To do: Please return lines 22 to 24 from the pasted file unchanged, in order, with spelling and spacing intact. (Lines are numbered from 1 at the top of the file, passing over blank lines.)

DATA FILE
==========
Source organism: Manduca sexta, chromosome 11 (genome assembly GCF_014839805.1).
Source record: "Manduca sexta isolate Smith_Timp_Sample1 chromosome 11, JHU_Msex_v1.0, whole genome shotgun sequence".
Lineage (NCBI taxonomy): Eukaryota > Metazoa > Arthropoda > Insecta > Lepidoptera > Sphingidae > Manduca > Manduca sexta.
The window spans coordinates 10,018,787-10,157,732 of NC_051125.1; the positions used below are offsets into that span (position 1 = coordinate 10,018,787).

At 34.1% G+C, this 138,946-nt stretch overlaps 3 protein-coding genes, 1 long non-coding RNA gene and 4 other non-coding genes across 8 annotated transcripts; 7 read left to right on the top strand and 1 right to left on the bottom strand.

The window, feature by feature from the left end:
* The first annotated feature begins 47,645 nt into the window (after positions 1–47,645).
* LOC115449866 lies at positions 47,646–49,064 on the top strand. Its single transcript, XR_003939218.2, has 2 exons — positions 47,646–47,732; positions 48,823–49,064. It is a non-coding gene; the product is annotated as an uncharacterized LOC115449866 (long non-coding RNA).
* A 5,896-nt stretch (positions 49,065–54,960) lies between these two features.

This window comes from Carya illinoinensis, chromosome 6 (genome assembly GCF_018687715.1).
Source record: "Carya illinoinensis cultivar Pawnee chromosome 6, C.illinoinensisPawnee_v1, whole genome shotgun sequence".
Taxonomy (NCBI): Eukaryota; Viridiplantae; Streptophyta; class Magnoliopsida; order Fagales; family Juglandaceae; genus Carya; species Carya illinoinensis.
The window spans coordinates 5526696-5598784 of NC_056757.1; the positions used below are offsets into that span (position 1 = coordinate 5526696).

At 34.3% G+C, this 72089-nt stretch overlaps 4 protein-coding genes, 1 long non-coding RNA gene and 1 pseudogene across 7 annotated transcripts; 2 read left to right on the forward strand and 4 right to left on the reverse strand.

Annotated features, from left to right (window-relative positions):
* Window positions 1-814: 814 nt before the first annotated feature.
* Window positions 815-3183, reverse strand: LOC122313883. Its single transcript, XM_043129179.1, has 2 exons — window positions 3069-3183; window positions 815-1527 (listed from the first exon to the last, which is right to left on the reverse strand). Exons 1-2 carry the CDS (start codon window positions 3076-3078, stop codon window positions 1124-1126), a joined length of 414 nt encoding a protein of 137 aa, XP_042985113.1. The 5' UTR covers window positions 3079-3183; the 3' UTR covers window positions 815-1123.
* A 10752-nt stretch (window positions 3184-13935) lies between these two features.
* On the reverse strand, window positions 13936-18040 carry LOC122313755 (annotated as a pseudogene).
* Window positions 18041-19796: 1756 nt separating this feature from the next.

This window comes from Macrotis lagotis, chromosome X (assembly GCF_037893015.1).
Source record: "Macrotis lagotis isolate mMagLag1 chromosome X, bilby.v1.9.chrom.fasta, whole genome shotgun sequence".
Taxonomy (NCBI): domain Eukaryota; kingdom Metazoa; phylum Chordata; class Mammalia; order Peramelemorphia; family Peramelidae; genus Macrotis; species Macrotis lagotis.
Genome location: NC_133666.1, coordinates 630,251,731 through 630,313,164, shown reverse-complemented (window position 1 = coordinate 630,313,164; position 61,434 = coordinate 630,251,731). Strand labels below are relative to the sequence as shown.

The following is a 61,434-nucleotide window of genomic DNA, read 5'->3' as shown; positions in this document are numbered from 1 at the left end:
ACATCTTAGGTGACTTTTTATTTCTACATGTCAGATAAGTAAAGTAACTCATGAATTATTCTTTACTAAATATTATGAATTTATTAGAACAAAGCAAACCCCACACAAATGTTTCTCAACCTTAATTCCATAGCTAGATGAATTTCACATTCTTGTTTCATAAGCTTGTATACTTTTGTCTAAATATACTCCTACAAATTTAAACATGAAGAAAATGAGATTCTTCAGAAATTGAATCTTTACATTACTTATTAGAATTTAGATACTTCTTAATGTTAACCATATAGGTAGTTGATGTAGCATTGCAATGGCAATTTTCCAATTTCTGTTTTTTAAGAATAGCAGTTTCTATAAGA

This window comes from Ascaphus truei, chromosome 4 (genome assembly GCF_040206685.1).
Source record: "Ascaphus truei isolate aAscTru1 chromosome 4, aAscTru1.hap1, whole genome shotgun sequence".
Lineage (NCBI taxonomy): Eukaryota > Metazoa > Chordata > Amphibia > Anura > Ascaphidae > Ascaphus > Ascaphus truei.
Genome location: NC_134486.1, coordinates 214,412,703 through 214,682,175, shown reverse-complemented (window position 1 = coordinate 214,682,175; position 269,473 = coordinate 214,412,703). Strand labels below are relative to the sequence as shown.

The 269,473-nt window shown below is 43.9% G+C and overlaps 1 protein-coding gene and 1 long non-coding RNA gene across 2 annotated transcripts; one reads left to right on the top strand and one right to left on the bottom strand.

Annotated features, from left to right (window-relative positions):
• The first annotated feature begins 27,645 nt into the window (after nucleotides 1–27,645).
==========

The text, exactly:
Source record: "Macrotis lagotis isolate mMagLag1 chromosome X, bilby.v1.9.chrom.fasta, whole genome shotgun sequence".
Taxonomy (NCBI): domain Eukaryota; kingdom Metazoa; phylum Chordata; class Mammalia; order Peramelemorphia; family Peramelidae; genus Macrotis; species Macrotis lagotis.
Genome location: NC_133666.1, coordinates 630,251,731 through 630,313,164, shown reverse-complemented (window position 1 = coordinate 630,313,164; position 61,434 = coordinate 630,251,731). Strand labels below are relative to the sequence as shown.